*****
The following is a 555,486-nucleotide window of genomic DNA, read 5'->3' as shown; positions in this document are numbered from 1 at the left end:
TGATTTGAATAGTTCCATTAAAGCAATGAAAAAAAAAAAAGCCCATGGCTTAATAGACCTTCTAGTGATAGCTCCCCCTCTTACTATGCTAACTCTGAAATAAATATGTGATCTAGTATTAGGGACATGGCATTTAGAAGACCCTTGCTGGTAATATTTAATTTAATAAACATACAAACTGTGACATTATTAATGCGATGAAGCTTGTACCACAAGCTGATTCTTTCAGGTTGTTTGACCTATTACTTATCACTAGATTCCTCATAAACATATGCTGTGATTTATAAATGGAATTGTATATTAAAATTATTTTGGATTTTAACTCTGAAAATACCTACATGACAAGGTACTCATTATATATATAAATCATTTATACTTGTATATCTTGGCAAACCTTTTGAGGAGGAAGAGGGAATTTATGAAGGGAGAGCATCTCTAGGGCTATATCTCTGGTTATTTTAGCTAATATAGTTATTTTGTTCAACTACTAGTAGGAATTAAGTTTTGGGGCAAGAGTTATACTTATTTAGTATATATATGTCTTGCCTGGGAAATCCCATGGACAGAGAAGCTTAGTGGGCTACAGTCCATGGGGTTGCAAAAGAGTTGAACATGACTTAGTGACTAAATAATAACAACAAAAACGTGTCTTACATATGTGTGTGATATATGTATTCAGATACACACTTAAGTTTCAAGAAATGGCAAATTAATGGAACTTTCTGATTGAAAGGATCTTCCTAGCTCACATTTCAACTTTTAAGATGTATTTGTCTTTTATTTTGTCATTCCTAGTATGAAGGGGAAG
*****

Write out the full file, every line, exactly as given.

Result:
The following is a 555,486-nucleotide window of genomic DNA, read 5'->3' as shown; positions in this document are numbered from 1 at the left end:
TGATTTGAATAGTTCCATTAAAGCAATGAAAAAAAAAAAAGCCCATGGCTTAATAGACCTTCTAGTGATAGCTCCCCCTCTTACTATGCTAACTCTGAAATAAATATGTGATCTAGTATTAGGGACATGGCATTTAGAAGACCCTTGCTGGTAATATTTAATTTAATAAACATACAAACTGTGACATTATTAATGCGATGAAGCTTGTACCACAAGCTGATTCTTTCAGGTTGTTTGACCTATTACTTATCACTAGATTCCTCATAAACATATGCTGTGATTTATAAATGGAATTGTATATTAAAATTATTTTGGATTTTAACTCTGAAAATACCTACATGACAAGGTACTCATTATATATATAAATCATTTATACTTGTATATCTTGGCAAACCTTTTGAGGAGGAAGAGGGAATTTATGAAGGGAGAGCATCTCTAGGGCTATATCTCTGGTTATTTTAGCTAATATAGTTATTTTGTTCAACTACTAGTAGGAATTAAGTTTTGGGGCAAGAGTTATACTTATTTAGTATATATATGTCTTGCCTGGGAAATCCCATGGACAGAGAAGCTTAGTGGGCTACAGTCCATGGGGTTGCAAAAGAGTTGAACATGACTTAGTGACTAAATAATAACAACAAAAACGTGTCTTACATATGTGTGTGATATATGTATTCAGATACACACTTAAGTTTCAAGAAATGGCAAATTAATGGAACTTTCTGATTGAAAGGATCTTCCTAGCTCACATTTCAACTTTTAAGATGTATTTGTCTTTTATTTTGTCATTCCTAGTATGAAGGGGAAG